“Professor Davis is an electrifying speaker and her commitment to creating a more just and inclusive world is shared by, and central to, so many members of the class of 2018,” said Bryn Mawr President Kim Cassidy. “From her involvement in the civil rights movement to her more recent work on social problems associated with mass incarceration, Angela Davis has long been a voice for the marginalized and disenfranchised and we’re honored to have her address this year’s graduates.”
Davis is the author of 10 books and has lectured throughout the United States as well as in Europe, Africa, Asia, Australia, and South America. In recent years a persistent theme of her work has been the range of social problems associated with incarceration and the generalized criminalization of those communities that are most affected by poverty and racial discrimination. She draws upon her own experiences in the early 1970s when she spent 18 months in jail and on trial, after being placed on the FBI’s “Ten Most Wanted List.” She also has conducted extensive research on numerous issues related to race, gender and imprisonment.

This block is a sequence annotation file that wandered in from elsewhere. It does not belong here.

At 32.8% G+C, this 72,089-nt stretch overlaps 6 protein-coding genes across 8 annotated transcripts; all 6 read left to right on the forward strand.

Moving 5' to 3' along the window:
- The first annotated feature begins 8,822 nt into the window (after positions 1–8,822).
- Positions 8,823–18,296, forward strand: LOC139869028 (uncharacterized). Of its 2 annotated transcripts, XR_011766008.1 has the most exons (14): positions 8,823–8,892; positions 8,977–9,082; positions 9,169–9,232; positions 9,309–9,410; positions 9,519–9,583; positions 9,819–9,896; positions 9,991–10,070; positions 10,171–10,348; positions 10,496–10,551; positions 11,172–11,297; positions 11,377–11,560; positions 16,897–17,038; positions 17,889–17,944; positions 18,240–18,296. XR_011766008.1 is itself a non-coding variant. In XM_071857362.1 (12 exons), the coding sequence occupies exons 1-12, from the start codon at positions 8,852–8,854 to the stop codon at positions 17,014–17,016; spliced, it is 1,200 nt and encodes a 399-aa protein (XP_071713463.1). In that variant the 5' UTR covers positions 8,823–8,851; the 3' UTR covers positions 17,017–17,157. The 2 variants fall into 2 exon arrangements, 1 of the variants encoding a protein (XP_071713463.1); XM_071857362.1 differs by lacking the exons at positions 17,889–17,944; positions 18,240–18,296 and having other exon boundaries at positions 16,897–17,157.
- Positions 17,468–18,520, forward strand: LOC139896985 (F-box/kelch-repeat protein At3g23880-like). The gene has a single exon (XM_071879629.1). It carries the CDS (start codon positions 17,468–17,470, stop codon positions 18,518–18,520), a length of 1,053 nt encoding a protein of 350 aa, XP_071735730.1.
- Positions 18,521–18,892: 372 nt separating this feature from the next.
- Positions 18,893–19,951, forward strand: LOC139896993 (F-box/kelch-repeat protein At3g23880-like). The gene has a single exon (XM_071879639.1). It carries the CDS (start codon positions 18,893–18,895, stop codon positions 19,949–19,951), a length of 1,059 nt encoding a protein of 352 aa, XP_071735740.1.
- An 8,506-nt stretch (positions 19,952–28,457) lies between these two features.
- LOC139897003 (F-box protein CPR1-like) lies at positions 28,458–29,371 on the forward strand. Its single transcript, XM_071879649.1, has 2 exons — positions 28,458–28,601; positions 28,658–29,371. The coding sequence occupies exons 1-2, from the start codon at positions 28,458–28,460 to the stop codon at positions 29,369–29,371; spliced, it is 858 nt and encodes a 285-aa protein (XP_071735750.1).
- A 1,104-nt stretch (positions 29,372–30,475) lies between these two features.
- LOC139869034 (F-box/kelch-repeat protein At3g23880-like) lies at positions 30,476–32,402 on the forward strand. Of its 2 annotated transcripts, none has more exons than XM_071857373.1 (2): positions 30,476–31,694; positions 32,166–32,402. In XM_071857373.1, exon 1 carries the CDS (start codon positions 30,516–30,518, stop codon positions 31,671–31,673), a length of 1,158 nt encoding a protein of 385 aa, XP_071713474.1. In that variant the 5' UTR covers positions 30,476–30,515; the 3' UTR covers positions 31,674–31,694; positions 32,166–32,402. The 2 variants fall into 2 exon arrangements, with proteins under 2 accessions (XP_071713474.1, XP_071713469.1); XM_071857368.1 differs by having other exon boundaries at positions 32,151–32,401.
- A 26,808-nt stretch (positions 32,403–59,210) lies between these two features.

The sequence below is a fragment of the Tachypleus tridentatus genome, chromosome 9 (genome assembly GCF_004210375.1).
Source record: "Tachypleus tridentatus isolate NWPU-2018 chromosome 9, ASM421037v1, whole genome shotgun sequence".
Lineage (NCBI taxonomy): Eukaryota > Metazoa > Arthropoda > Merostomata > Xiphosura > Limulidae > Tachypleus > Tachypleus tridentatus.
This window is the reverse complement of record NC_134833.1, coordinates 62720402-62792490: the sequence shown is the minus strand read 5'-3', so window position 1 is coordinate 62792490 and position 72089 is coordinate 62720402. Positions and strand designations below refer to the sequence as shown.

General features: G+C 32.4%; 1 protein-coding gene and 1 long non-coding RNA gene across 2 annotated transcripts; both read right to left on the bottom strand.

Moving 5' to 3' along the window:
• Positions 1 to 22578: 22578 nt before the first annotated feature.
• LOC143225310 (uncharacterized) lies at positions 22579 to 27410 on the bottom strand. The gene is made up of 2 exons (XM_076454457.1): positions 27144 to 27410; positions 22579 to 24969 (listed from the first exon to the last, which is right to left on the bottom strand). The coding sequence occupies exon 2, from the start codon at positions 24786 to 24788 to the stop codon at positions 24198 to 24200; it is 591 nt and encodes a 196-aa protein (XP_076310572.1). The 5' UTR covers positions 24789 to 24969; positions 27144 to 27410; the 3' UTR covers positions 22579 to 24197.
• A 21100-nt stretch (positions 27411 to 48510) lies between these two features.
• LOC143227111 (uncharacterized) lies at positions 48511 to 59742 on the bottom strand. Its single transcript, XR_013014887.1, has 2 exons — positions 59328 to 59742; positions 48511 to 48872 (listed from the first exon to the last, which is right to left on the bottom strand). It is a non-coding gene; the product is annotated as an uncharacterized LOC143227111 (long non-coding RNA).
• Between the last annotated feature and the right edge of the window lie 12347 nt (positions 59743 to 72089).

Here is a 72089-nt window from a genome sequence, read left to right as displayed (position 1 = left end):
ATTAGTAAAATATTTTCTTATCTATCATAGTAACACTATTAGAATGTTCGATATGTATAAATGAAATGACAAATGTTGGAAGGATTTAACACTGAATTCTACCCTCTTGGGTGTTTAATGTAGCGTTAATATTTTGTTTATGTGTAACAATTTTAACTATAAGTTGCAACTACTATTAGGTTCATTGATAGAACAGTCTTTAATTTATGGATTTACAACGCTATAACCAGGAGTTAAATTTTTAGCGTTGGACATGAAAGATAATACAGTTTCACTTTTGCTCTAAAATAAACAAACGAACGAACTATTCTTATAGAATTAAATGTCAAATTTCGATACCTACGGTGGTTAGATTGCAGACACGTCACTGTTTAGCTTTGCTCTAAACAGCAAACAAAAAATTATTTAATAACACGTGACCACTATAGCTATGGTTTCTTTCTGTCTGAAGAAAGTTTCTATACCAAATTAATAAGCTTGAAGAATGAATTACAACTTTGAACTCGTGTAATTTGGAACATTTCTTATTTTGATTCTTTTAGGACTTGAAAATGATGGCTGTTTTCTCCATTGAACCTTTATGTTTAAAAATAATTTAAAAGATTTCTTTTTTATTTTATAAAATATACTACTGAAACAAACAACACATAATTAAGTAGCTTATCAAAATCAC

Her recent books include Abolition Democracy and Are Prisons Obsolete? about the abolition of the prison industrial complex, a new edition of Narrative of the Life of Frederick Douglass, and a collection of essays titled The Meaning of Freedom. Her most recent book of essays, Freedom Is a Constant Struggle: Ferguson, Palestine, and the Foundations of a Movement, was published in February 2016.
Davis’ teaching career has taken her to San Francisco State University, Mills College, and UC Berkeley. She also has taught at UCLA, Vassar, Syracuse University, the Claremont Colleges, and Stanford University. Most recently she spent 15 years at the University of California Santa Cruz where she is now Distinguished Professor Emerita of History of Consciousness and of Feminist Studies.